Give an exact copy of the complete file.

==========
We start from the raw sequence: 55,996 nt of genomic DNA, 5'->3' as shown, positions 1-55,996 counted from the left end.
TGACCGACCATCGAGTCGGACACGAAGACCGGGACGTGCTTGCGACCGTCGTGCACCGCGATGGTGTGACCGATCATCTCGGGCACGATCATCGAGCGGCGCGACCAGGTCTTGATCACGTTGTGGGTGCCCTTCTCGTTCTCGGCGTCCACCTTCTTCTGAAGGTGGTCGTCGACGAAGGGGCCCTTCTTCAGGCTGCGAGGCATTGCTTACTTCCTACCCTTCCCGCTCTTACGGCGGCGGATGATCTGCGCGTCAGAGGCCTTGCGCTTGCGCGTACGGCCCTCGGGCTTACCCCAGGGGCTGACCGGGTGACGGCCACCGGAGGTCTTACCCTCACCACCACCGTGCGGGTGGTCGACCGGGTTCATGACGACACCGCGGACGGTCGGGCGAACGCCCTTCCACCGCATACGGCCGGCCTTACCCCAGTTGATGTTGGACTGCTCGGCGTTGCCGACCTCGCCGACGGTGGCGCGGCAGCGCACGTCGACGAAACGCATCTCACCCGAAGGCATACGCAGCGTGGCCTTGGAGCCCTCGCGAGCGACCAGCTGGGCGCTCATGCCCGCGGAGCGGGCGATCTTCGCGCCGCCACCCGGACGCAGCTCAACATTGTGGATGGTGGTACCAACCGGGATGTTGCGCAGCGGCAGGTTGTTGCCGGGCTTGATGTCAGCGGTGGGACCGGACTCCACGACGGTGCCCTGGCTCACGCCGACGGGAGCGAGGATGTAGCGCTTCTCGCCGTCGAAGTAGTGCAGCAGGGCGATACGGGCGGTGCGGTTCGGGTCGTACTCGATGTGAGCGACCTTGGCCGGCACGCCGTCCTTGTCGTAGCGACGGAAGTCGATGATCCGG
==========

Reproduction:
We start from the raw sequence: 55,996 nt of genomic DNA, 5'->3' as shown, positions 1-55,996 counted from the left end.
TGACCGACCATCGAGTCGGACACGAAGACCGGGACGTGCTTGCGACCGTCGTGCACCGCGATGGTGTGACCGATCATCTCGGGCACGATCATCGAGCGGCGCGACCAGGTCTTGATCACGTTGTGGGTGCCCTTCTCGTTCTCGGCGTCCACCTTCTTCTGAAGGTGGTCGTCGACGAAGGGGCCCTTCTTCAGGCTGCGAGGCATTGCTTACTTCCTACCCTTCCCGCTCTTACGGCGGCGGATGATCTGCGCGTCAGAGGCCTTGCGCTTGCGCGTACGGCCCTCGGGCTTACCCCAGGGGCTGACCGGGTGACGGCCACCGGAGGTCTTACCCTCACCACCACCGTGCGGGTGGTCGACCGGGTTCATGACGACACCGCGGACGGTCGGGCGAACGCCCTTCCACCGCATACGGCCGGCCTTACCCCAGTTGATGTTGGACTGCTCGGCGTTGCCGACCTCGCCGACGGTGGCGCGGCAGCGCACGTCGACGAAACGCATCTCACCCGAAGGCATACGCAGCGTGGCCTTGGAGCCCTCGCGAGCGACCAGCTGGGCGCTCATGCCCGCGGAGCGGGCGATCTTCGCGCCGCCACCCGGACGCAGCTCAACATTGTGGATGGTGGTACCAACCGGGATGTTGCGCAGCGGCAGGTTGTTGCCGGGCTTGATGTCAGCGGTGGGACCGGACTCCACGACGGTGCCCTGGCTCACGCCGACGGGAGCGAGGATGTAGCGCTTCTCGCCGTCGAAGTAGTGCAGCAGGGCGATACGGGCGGTGCGGTTCGGGTCGTACTCGATGTGAGCGACCTTGGCCGGCACGCCGTCCTTGTCGTAGCGACGGAAGTCGATGATCCGG